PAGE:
World's best set for Santa Maria Cup

Match races pits teams in round-robin tourney

Sailing

May 28, 2002|By Joel McCord | Joel McCord,SPECIAL TO THE SUN

Barely a month after one international group of sailors leaves Chesapeake Bay, another one arrives.

Some of the top women sailors in the world are in Annapolis this week for the BoatUS Santa Maria Cup regatta, a series of match races that opens tomorrow in the mouth of the Severn River. And though this group may not be as high on the glamour scale as the women of the Volvo Ocean Race, they are as accomplished in their own right.

There's Marie Bjorling, of Sweden, the No. 1 women's match racer. She arrives after placing second last month in the Women's World Match Race Championships in Calpe, Spain. There's Elizabeth Bayliss, of California, who improved from ninth to sixth in the rankings by winning that regatta.

There's Annapolis' Sandy Grosvenor, a Santa Maria Cup veteran who recently won the Sundance Cup in Texas, and Giulia Conti, 16, the 2001 Italian Women's Match Race champion and easily the youngest skipper competing.

"There are some women on the course who are old enough to be her mother," says Margaret Podlich, a BoatUS spokeswoman who will compete on Grosvenor's team. "She's not even old enough to drink, but, boy, is she a good match racer," says Podlich.

Unlike fleet racing, in which all boats of a class start together, match racing is a one-on-one challenge in evenly matched boats - J22 sloops in this case, chartered from local owners for the regatta. Two teams go at each other in short, intense races that last barely 20 minutes. They change boats after each race and go again against different teams in the round-robin tournament.

And though the Volvo racers are professionals who can make more than $100,000 a year, the Santa Maria sailors are strictly amateurs. There's no money to be won - in fact, individual competitors pay their own way to the regatta - and the television coverage is pretty much limited to the local cable access channel.

So why do they do this?

"Match racing is pretty addictive," says Grosvenor, a software developer who uses up much of her vacation time and often takes unpaid leave to race. "It's more unabashedly competitive than fleet racing. Things happen quickly. It's just you and the other boat, and either you're first or you're last. It takes a Type A personality."

Other U.S. skippers include Charlie Arms, the director of sailing for the California Maritime Museum Academy and third-place finisher at the Sundance Cup; Deborah Willits, who sails out of the Houston Yacht Club; and Carol Cronin, a freelance writer who is third in the International Sailing Federation Yngling rankings.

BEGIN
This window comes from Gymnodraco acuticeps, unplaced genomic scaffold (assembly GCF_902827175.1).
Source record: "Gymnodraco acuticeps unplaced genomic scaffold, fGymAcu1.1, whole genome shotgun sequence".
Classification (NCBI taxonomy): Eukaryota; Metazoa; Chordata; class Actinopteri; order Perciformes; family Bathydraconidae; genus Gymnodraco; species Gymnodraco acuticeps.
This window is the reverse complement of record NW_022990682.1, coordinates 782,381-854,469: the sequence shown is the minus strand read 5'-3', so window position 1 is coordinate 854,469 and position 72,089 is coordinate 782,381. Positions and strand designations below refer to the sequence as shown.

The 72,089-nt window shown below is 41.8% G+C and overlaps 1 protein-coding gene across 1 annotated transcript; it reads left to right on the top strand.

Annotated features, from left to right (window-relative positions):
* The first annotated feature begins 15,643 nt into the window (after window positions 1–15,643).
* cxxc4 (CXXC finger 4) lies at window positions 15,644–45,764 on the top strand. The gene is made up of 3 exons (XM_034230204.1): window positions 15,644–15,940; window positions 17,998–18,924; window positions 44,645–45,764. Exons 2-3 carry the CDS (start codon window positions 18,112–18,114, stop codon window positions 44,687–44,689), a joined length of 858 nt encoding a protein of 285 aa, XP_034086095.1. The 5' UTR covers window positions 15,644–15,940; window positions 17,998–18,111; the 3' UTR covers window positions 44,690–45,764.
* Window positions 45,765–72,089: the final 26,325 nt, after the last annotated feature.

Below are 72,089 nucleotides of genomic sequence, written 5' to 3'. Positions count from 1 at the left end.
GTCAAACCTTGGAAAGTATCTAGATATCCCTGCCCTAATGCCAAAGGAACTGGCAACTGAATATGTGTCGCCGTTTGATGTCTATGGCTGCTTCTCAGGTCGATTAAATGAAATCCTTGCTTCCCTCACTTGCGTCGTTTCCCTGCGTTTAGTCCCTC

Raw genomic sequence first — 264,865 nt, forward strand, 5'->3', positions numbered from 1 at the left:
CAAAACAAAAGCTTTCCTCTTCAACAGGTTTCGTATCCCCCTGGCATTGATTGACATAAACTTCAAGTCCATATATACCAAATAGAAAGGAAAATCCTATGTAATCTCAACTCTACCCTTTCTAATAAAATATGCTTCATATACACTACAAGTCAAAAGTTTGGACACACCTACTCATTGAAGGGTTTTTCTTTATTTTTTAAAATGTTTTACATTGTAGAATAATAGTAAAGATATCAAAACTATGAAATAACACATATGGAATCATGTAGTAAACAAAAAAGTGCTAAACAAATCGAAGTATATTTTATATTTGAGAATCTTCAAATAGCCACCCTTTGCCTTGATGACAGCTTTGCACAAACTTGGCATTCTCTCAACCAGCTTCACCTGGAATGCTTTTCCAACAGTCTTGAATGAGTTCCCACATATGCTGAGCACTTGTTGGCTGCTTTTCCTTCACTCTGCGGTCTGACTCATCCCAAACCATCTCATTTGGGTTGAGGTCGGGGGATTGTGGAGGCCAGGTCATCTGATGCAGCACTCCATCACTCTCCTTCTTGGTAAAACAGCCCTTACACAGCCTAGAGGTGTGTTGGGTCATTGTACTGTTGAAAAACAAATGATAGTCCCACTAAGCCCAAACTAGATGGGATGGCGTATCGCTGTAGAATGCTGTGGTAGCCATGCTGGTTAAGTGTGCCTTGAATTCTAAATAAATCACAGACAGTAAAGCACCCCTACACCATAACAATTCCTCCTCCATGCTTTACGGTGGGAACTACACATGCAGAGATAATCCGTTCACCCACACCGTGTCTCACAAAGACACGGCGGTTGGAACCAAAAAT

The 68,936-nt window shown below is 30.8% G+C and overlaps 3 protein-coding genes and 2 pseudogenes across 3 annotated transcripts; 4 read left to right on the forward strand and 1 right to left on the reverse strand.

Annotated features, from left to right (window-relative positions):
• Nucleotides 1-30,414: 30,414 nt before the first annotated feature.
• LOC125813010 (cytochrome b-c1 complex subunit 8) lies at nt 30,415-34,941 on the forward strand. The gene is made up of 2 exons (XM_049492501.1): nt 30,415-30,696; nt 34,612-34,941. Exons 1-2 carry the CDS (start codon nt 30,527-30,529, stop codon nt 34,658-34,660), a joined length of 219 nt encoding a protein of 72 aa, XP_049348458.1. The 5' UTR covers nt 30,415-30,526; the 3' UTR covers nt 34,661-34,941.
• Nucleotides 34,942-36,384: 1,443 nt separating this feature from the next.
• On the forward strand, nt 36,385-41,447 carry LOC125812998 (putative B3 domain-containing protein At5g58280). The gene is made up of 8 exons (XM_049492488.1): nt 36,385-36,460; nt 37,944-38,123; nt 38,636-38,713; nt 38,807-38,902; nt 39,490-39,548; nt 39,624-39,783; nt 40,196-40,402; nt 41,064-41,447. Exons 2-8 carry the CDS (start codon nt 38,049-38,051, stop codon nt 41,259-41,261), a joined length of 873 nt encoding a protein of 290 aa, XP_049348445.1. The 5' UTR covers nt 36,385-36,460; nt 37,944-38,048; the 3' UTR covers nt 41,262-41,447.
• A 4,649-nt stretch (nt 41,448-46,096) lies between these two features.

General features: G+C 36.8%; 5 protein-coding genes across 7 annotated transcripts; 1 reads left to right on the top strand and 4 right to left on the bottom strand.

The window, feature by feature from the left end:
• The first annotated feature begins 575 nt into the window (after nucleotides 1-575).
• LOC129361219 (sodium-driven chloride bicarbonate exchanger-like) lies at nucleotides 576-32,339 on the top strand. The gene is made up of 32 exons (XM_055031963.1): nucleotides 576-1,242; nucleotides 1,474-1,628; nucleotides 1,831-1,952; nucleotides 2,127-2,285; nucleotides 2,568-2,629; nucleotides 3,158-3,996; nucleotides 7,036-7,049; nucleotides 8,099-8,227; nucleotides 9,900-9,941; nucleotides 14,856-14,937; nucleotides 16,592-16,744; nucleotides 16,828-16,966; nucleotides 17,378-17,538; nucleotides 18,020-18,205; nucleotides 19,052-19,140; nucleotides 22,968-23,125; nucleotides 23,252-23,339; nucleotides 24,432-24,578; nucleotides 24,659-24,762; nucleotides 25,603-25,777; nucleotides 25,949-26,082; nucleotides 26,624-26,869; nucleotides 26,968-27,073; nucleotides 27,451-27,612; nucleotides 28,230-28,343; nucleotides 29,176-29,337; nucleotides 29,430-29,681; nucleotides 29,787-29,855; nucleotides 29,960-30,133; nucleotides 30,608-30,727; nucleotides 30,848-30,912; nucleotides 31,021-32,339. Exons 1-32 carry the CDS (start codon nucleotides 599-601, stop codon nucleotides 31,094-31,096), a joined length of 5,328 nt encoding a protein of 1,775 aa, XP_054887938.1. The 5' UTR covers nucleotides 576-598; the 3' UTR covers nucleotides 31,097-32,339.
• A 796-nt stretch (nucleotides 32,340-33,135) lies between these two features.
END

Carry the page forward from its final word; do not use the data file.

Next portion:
In addition to Bjorling and Conti, the European entries are Sabrina Gurioli, of Italy, ranked ninth in the world, and French sailors Marie Faure, who finished second at the Rolex Osprey Cup, and Capucine Pin, who is active on an Australian Mumm 30 team that placed first at the 2002 Key West Race Week.

The Santa Maria Cup was born in 1990 in Baltimore's Inner Harbor as the distaff version of the Columbus Cup, an open match race event. Podlich, who sailed in those first races, recalls trying to keep track of the number of laps they had made around the buoys.

"We had to do so many laps we lost count, so we had to write it down on the deck every time we finished a lap," she says.

Within three years, interest in the Columbus Cup faded as interest in the Santa Maria races grew, part of a burgeoning movement in women's sailing that led to the America3 America's Cup campaign in 1995 and the all-women's crews in the 1997-1998 Whitbread Round the World Race and its successor, this year's Volvo Ocean Race.

The Santa Maria Cup moved to Annapolis in 1994 and the Eastport Yacht Club became the organizing sponsor. BoatUS, a marine supply house that offers insurance programs for boaters and lobbies on recreational boating issues, became the title sponsor two years later and began supplying sails for some of the races.

The Eastport club supplies the army of volunteers necessary for such an operation.

"We need to charter the racers, or borrow some if we can," says Jeff Borland, who with his wife, Sharon, coordinates volunteers for the event. "We need a race committee, repair boats, boats for the umpires. Sometimes, we have 20 to 30 people on the water in addition to the racers."

The club also finds local residents to provide housing for the competitors, serve food and staff the registration and weigh-in tables.

Each team of four can have a combined weight of no more than 605 pounds.

The races - two laps against the wind and two with the wind around inflatable balls set about a quarter of a mile apart - begin at 9 a.m. tomorrow through Friday within sight of the Eastport Yacht Club. The semifinals and finals will move farther out into the mouth of the Severn on Saturday to get away from the hordes of weekend recreational boaters.

Sailing facts

What: Santa Maria Cup, match racing for top women sailors

When: Tomorrow, 9 a.m., through Saturday

Where: Mouth of the Severn River, near the Eastport Yacht Club in Annapolis

Information: 410-263-0415 or www.santamariacup.org

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